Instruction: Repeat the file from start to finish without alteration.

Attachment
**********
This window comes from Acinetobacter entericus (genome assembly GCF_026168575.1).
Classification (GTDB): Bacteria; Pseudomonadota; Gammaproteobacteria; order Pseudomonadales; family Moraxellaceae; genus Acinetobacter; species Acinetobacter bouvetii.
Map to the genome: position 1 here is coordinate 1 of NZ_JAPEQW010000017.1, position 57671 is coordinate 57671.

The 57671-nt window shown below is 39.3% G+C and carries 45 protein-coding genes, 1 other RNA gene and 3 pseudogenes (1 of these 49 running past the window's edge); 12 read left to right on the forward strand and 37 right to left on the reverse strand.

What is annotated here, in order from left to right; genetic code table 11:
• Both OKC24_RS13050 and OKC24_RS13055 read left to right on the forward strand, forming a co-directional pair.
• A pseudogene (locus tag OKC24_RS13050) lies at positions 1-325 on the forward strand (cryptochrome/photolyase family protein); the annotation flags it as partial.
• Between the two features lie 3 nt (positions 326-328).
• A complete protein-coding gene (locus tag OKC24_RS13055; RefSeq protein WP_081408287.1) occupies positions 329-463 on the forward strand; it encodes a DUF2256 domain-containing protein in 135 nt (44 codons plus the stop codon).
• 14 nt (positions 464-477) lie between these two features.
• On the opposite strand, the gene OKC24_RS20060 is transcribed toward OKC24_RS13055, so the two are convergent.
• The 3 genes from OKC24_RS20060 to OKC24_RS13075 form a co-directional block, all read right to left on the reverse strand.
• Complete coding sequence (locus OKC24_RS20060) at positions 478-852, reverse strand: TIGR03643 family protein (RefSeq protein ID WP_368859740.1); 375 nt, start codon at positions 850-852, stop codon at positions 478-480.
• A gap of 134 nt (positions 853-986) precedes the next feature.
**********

This window comes from Acinetobacter entericus (genome assembly GCF_026168575.1).
Classification (GTDB): Bacteria; Pseudomonadota; Gammaproteobacteria; order Pseudomonadales; family Moraxellaceae; genus Acinetobacter; species Acinetobacter bouvetii.
Map to the genome: position 1 here is coordinate 1 of NZ_JAPEQW010000017.1, position 57671 is coordinate 57671.

The 57671-nt window shown below is 39.3% G+C and carries 45 protein-coding genes, 1 other RNA gene and 3 pseudogenes (1 of these 49 running past the window's edge); 12 read left to right on the forward strand and 37 right to left on the reverse strand.

What is annotated here, in order from left to right; genetic code table 11:
• Both OKC24_RS13050 and OKC24_RS13055 read left to right on the forward strand, forming a co-directional pair.
• A pseudogene (locus tag OKC24_RS13050) lies at positions 1-325 on the forward strand (cryptochrome/photolyase family protein); the annotation flags it as partial.
• Between the two features lie 3 nt (positions 326-328).
• A complete protein-coding gene (locus tag OKC24_RS13055; RefSeq protein WP_081408287.1) occupies positions 329-463 on the forward strand; it encodes a DUF2256 domain-containing protein in 135 nt (44 codons plus the stop codon).
• 14 nt (positions 464-477) lie between these two features.
• On the opposite strand, the gene OKC24_RS20060 is transcribed toward OKC24_RS13055, so the two are convergent.
• The 3 genes from OKC24_RS20060 to OKC24_RS13075 form a co-directional block, all read right to left on the reverse strand.
• Complete coding sequence (locus OKC24_RS20060) at positions 478-852, reverse strand: TIGR03643 family protein (RefSeq protein ID WP_368859740.1); 375 nt, start codon at positions 850-852, stop codon at positions 478-480.
• A gap of 134 nt (positions 853-986) precedes the next feature.